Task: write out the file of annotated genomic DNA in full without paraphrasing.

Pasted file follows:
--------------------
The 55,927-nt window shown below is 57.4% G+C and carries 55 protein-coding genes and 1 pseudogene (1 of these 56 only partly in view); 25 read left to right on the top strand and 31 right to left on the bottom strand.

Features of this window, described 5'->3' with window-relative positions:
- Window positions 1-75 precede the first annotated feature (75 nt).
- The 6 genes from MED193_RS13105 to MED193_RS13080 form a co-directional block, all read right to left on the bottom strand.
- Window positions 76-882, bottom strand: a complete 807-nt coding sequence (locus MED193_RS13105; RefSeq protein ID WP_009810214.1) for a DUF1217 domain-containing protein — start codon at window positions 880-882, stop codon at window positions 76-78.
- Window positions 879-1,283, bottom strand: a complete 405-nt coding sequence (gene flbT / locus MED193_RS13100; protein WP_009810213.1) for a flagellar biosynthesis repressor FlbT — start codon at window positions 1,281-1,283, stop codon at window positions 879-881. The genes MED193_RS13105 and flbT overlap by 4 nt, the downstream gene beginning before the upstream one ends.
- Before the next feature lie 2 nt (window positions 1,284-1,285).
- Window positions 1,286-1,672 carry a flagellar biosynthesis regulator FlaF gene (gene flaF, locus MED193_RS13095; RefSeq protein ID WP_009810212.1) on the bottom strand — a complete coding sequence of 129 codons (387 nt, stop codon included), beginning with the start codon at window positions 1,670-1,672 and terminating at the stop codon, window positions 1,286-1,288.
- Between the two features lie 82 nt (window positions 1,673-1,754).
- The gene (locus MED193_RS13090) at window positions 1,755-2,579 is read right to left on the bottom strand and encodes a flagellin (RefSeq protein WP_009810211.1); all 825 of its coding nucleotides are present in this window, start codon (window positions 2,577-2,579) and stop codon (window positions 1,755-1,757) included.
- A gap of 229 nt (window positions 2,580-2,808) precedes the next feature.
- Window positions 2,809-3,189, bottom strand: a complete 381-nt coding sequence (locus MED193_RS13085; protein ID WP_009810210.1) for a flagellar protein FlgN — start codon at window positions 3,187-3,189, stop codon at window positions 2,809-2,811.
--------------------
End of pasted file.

The 55,927-nt window shown below is 57.4% G+C and carries 55 protein-coding genes and 1 pseudogene (1 of these 56 only partly in view); 25 read left to right on the top strand and 31 right to left on the bottom strand.

Features of this window, described 5'->3' with window-relative positions:
- Window positions 1-75 precede the first annotated feature (75 nt).
- The 6 genes from MED193_RS13105 to MED193_RS13080 form a co-directional block, all read right to left on the bottom strand.
- Window positions 76-882, bottom strand: a complete 807-nt coding sequence (locus MED193_RS13105; RefSeq protein ID WP_009810214.1) for a DUF1217 domain-containing protein — start codon at window positions 880-882, stop codon at window positions 76-78.
- Window positions 879-1,283, bottom strand: a complete 405-nt coding sequence (gene flbT / locus MED193_RS13100; protein WP_009810213.1) for a flagellar biosynthesis repressor FlbT — start codon at window positions 1,281-1,283, stop codon at window positions 879-881. The genes MED193_RS13105 and flbT overlap by 4 nt, the downstream gene beginning before the upstream one ends.
- Before the next feature lie 2 nt (window positions 1,284-1,285).
- Window positions 1,286-1,672 carry a flagellar biosynthesis regulator FlaF gene (gene flaF, locus MED193_RS13095; RefSeq protein ID WP_009810212.1) on the bottom strand — a complete coding sequence of 129 codons (387 nt, stop codon included), beginning with the start codon at window positions 1,670-1,672 and terminating at the stop codon, window positions 1,286-1,288.
- Between the two features lie 82 nt (window positions 1,673-1,754).
- The gene (locus MED193_RS13090) at window positions 1,755-2,579 is read right to left on the bottom strand and encodes a flagellin (RefSeq protein WP_009810211.1); all 825 of its coding nucleotides are present in this window, start codon (window positions 2,577-2,579) and stop codon (window positions 1,755-1,757) included.
- A gap of 229 nt (window positions 2,580-2,808) precedes the next feature.
- Window positions 2,809-3,189, bottom strand: a complete 381-nt coding sequence (locus MED193_RS13085; protein ID WP_009810210.1) for a flagellar protein FlgN — start codon at window positions 3,187-3,189, stop codon at window positions 2,809-2,811.